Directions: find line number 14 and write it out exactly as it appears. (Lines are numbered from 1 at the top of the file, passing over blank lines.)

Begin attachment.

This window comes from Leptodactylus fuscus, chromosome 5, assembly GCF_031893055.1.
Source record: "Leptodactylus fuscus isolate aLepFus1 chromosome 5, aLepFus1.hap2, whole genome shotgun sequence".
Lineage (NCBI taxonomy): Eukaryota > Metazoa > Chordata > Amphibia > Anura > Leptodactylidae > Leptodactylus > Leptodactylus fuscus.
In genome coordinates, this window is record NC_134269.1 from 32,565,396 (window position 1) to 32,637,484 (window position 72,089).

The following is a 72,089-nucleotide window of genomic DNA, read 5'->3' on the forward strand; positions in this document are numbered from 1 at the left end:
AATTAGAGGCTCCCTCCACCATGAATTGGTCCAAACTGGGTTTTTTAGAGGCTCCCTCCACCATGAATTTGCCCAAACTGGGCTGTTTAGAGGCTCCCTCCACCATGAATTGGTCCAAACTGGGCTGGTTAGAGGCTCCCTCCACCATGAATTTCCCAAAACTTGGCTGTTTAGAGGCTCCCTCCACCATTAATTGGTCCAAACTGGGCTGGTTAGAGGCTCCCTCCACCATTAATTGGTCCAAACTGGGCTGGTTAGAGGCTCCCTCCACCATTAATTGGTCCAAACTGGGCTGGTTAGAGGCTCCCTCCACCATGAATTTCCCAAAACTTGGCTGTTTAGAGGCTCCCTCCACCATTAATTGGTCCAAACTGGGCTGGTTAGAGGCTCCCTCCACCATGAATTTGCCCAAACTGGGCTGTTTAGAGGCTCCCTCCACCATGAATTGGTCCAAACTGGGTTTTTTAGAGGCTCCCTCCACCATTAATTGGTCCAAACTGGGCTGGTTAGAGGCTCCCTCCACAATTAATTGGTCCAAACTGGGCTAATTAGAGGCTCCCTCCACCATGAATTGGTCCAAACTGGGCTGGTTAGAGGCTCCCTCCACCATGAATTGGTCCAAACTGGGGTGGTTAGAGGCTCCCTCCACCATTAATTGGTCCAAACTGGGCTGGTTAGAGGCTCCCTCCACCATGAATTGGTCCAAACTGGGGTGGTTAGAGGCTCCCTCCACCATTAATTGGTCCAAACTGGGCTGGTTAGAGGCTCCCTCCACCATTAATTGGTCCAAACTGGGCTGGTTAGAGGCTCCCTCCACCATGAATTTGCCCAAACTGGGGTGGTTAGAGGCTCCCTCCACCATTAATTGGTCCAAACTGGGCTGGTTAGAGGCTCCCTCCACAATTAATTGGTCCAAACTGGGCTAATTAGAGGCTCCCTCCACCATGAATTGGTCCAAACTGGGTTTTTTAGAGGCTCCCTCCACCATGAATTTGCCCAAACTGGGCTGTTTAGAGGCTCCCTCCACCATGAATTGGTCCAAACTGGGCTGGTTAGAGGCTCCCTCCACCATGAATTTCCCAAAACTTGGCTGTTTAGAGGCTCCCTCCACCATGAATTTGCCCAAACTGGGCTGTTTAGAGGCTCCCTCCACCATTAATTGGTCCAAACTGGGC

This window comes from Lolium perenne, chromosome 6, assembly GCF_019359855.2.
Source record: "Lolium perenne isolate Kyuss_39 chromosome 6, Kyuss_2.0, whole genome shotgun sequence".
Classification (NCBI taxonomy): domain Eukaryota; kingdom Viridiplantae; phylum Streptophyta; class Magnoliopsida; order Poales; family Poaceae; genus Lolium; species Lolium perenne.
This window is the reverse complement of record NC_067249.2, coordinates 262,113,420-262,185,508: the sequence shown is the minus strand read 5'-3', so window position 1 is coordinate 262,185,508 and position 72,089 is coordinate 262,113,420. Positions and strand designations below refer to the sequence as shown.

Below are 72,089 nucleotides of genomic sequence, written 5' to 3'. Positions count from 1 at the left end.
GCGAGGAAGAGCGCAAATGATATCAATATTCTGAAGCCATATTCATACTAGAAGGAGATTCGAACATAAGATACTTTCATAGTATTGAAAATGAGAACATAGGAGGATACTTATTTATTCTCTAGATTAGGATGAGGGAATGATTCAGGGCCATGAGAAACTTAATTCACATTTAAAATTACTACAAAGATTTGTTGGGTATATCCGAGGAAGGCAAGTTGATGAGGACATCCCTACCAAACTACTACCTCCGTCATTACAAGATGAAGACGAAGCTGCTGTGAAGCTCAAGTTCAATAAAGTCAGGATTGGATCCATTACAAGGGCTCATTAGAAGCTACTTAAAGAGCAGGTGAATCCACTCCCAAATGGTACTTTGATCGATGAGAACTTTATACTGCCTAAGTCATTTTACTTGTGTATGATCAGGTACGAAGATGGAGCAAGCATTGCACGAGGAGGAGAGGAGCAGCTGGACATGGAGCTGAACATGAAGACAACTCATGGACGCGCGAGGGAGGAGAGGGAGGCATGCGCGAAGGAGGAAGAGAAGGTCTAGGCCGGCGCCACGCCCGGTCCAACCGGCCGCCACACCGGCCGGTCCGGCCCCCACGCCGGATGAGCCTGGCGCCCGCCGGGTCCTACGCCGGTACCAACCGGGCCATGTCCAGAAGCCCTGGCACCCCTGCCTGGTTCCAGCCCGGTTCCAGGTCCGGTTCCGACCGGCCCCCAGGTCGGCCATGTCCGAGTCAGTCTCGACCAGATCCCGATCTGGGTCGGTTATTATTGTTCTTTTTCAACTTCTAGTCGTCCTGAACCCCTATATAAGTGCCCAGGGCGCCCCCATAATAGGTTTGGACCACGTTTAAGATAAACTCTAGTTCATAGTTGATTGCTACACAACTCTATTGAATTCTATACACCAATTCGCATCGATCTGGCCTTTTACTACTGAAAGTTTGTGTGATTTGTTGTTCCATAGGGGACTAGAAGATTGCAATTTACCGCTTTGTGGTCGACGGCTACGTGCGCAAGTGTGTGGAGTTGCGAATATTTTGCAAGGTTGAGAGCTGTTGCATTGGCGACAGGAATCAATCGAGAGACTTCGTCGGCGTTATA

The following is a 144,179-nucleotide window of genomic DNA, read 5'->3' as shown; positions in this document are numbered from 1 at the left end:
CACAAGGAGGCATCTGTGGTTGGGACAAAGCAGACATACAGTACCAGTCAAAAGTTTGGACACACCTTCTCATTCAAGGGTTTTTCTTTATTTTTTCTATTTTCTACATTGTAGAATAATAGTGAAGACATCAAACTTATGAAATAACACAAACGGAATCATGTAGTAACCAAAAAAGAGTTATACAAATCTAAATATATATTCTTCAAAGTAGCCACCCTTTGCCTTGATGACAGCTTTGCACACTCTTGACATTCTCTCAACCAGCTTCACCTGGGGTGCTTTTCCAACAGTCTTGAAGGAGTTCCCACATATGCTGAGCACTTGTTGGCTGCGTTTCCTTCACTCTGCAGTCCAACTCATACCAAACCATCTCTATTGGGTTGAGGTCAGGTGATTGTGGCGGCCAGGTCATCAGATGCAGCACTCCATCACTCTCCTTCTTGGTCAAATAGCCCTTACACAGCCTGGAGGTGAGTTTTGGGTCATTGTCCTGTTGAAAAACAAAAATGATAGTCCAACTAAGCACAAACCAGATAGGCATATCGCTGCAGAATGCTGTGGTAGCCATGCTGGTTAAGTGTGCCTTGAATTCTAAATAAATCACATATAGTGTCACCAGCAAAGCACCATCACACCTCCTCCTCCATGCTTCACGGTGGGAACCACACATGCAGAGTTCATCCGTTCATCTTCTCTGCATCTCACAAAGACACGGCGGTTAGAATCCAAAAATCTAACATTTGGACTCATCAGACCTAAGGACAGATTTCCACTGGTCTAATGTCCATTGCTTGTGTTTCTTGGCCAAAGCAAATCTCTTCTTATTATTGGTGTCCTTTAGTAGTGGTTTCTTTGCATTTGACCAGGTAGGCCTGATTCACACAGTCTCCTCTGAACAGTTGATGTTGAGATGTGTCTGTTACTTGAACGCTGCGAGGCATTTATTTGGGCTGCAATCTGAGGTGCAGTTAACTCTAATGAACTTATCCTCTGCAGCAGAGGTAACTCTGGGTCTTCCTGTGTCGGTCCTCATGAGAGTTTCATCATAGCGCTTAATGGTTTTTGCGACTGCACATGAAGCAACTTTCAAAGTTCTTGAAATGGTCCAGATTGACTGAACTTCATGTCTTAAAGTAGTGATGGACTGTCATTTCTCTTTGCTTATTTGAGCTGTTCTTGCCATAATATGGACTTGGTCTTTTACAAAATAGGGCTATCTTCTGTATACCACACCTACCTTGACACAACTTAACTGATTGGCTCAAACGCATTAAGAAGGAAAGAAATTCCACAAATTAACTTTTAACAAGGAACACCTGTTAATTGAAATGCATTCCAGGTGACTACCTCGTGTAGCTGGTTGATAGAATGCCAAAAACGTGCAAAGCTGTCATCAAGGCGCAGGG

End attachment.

CACAAGGAGGCATCTGTGGTTGGGACAAAGCAGACATACAGTACCAGTCAAAAGTTTGGACACACCTTCTCATTCAAGGGTTTTTCTTTATTTTTTCTATTTTCTACATTGTAGAATAATAGTGAAGACATCAAACTTATGAAATAACACAAACGGAATCATGTAGTAACCAAAAAAGAGTTATACAAATCTAAATATATATTCTTCAAAGTAGCCACCCTTTGCCTTGATGACAGCTTTGCACACTCTTGACATTCTCTCAACCAGCTTCACCTGGGGTGCTTTTCCAACAGTCTTGAAGGAGTTCCCACATATGCTGAGCACTTGTTGGCTGCGTTTCCTTCACTCTGCAGTCCAACTCATACCAAACCATCTCTATTGGGTTGAGGTCAGGTGATTGTGGCGGCCAGGTCATCAGATGCAGCACTCCATCACTCTCCTTCTTGGTCAAATAGCCCTTACACAGCCTGGAGGTGAGTTTTGGGTCATTGTCCTGTTGAAAAACAAAAATGATAGTCCAACTAAGCACAAACCAGATAGGCATATCGCTGCAGAATGCTGTGGTAGCCATGCTGGTTAAGTGTGCCTTGAATTCTAAATAAATCACATATAGTGTCACCAGCAAAGCACCATCACACCTCCTCCTCCATGCTTCACGGTGGGAACCACACATGCAGAGTTCATCCGTTCATCTTCTCTGCATCTCACAAAGACACGGCGGTTAGAATCCAAAAATCTAACATTTGGACTCATCAGACCTAAGGACAGATTTCCACTGGTCTAATGTCCATTGCTTGTGTTTCTTGGCCAAAGCAAATCTCTTCTTATTATTGGTGTCCTTTAGTAGTGGTTTCTTTGCATTTGACCAGGTAGGCCTGATTCACACAGTCTCCTCTGAACAGTTGATGTTGAGATGTGTCTGTTACTTGAACGCTGCGAGGCATTTATTTGGGCTGCAATCTGAGGTGCAGTTAACTCTAATGAACTTATCCTCTGCAGCAGAGGTAACTCTGGGTCTTCCTGTGTCGGTCCTCATGAGAGTTTCATCATAGCGCTTAATGGTTTTTGCGACTGCACATGAAGCAACTTTCAAAGTTCTTGAAATGGTCCAGATTGACTGAACTTCATGTCTTAAAGTAGTGATGGACTGTCATTTCTCTTTGCTTATTTGAGCTGTTCTTGCCATAATATGGACTTGGTCTTTTACAAAATAGGGCTATCTTCTGTATACCACACCTACCTTGACACAACTTAACTGATTGGCTCAAACGCATTAAGAAGGAAAGAAATTCCACAAATTAACTTTTAACAAGGAACACCTGTTAATTGAAATGCATTCCAGGTGACTACCTCGTGTAGCTGGTTGATAGAATGCCAAAAACGTGCAAAGCTGTCATCAAGGCGCAGGG